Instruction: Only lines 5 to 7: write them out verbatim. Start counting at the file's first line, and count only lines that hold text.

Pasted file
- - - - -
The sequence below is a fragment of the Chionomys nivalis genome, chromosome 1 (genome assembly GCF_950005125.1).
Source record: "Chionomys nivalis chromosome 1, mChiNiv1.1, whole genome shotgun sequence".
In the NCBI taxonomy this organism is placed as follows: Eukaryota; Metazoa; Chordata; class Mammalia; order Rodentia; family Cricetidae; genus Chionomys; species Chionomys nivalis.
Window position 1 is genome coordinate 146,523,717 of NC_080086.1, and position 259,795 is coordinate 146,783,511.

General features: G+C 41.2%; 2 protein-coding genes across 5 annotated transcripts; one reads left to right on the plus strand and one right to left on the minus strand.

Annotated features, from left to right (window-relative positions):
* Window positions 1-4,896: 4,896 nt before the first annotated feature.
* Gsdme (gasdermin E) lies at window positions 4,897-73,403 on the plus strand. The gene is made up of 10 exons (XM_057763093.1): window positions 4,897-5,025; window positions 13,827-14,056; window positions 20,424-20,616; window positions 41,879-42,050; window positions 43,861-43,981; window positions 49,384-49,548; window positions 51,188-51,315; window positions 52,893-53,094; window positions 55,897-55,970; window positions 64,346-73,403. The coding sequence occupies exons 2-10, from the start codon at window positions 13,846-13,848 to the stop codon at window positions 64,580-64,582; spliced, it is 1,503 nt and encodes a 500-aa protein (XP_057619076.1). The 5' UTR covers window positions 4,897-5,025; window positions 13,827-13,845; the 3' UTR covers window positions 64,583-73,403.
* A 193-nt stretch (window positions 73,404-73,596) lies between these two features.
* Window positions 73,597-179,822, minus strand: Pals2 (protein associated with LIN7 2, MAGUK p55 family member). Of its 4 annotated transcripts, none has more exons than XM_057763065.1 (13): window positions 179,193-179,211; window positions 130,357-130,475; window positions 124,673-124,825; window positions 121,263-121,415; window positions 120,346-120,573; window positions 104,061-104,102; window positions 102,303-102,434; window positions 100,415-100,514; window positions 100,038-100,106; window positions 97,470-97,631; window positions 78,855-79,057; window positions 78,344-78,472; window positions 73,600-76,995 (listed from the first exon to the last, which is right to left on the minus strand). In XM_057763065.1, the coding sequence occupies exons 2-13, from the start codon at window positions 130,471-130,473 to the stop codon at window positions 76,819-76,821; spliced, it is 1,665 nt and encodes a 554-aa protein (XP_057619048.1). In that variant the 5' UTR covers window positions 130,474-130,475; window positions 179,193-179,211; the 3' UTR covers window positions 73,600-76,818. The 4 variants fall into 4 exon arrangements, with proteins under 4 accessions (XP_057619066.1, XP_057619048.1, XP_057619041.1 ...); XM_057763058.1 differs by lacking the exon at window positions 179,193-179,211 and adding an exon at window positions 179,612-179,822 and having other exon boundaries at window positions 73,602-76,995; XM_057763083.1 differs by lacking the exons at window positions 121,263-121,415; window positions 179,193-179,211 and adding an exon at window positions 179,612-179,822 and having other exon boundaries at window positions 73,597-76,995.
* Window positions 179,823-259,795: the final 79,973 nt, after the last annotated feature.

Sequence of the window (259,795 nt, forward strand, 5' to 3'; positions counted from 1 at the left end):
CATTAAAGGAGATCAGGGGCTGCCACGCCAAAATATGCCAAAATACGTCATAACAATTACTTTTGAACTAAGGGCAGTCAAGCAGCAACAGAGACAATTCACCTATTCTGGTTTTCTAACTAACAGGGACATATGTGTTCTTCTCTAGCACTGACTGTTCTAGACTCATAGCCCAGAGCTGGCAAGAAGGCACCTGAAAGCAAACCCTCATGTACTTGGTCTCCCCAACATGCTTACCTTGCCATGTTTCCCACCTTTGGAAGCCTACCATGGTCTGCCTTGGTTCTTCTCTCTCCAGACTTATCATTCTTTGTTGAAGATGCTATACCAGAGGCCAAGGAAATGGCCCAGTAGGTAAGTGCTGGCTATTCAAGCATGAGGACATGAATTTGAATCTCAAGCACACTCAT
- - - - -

General features: G+C 41.2%; 2 protein-coding genes across 5 annotated transcripts; one reads left to right on the plus strand and one right to left on the minus strand.

Annotated features, from left to right (window-relative positions):
* Window positions 1-4,896: 4,896 nt before the first annotated feature.